The biggest lesson I learnt

You simply cannot foresee how someone will be or react or act simply because you’ve known them a long time.

I thought I could achieve this, so many, many years ago. If I spent enough time with a person, I would come to see their true self. People choose to present themselves to you in a particular way, their best self forward, and rightly so. And in the course of time, sometimes, other elements of themselves come to the forefront as well, either through their own choosing or oftentimes, without much effort or realisation that this is happening.

You could assume that if the price was right, if the objective was worthy enough, people could continue to present themselves in a particular way, for a long enough period of time. It’s not malicious, just putting your best foot forward. But you simply cannot present a particular version, as you would, of yourself, forever. It’s just not possible, or worth the time and effort. It’s difficult and exhausting.

And so the real person comes out. Or rather, the person, as a whole, comes more into the light and you see more facets of what is there.

But there are other critical factors to consider.

Firstly, experiences play a huge part in character formation. And it’s not just character formation – experiences allow you to see a person more fully. You cannot rely on words alone to gauge a person – their thought process, their behaviour, their reactions all help you to gauge them more thoroughly.

And if the right set of experiences are not present when you are, these realisations about who a person is and what he is about lie dormant, unseen.

Secondly, people change or evolve. They simply cannot remain the same self through the years. They change in response to how they develop, their experiences and the people around them. And if they change, you need to be privy to all they’ve experienced and all their thoughts to somehow understand how they think and process information – which is not possible.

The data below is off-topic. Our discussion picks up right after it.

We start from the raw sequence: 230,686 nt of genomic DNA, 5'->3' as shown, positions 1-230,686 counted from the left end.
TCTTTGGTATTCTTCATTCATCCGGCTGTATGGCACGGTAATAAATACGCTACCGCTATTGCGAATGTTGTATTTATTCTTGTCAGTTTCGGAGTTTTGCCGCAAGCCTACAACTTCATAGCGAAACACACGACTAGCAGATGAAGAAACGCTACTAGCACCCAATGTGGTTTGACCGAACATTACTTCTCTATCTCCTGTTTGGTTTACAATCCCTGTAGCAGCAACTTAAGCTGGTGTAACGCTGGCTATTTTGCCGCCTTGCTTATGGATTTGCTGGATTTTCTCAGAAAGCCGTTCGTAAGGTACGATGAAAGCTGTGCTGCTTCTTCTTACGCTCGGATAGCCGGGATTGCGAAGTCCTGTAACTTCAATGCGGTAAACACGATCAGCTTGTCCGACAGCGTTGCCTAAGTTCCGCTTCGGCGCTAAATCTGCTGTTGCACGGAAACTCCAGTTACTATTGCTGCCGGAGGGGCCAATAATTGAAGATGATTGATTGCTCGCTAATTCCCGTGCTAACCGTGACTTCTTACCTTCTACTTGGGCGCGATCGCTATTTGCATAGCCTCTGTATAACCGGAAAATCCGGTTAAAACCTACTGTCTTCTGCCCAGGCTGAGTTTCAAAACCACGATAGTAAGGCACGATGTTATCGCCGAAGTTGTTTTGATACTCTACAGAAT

And so… simply knowing someone for a period of time, and thinking that shared experiences, meaning and context, means knowing someone fully, is still not enough. You only need a new set of experiences – ones that neither of you have experienced, individually or together, to see that things can change.

More than anything else, what goes on in our mind, the things we tell ourselves about what we face, our internal dialogue, has such huge impact on us and our relationships. The closer the interpretation of our situation and the meaning attributed to it and how we manifest this in our dialogues and relationships, the more aligned we are.

We can live with someone our whole lives and simply not know who they are

… if we choose not to see what is really before us;

… if they hide what they really mean;

… if there’s not enough real dialogue.

And so it pays, at times, to ponder and question exactly what it is that you think you know.

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About rowena morais

Media Communications and Editorial Specialist. With my strong professional network of contacts, I help individuals and organisations, particularly those within Human Resource and Technology, strengthen their skill-base and brand through compelling writing, beautiful design, content marketing and publishing. Let's talk.

3 responses to “The biggest lesson I learnt

  1. Pingback: Moving forward with courage, grace and hope – a year in review | Rowena Morais

  2. vincent bradbury

    You are a deep thinker and very good at extracting the essence of meaning in those thoughts. Better yet, communicating it so that others can consider and reflect. I love it. Nice work.

    Like

    • Thanks Vincent. I do appreciate your support. It has taken a lot to come to this place, of finding your ‘voice’, to battle the demons, within and outside, so that you can, essentially, use the experience, to move to the next level. It has been my aim to share my experiences, much as others have seen fit to share theirs, and in that process of seeing other people’s journey, I have grown, seen different perspectives and widened my own. Thank you once again.

      Like

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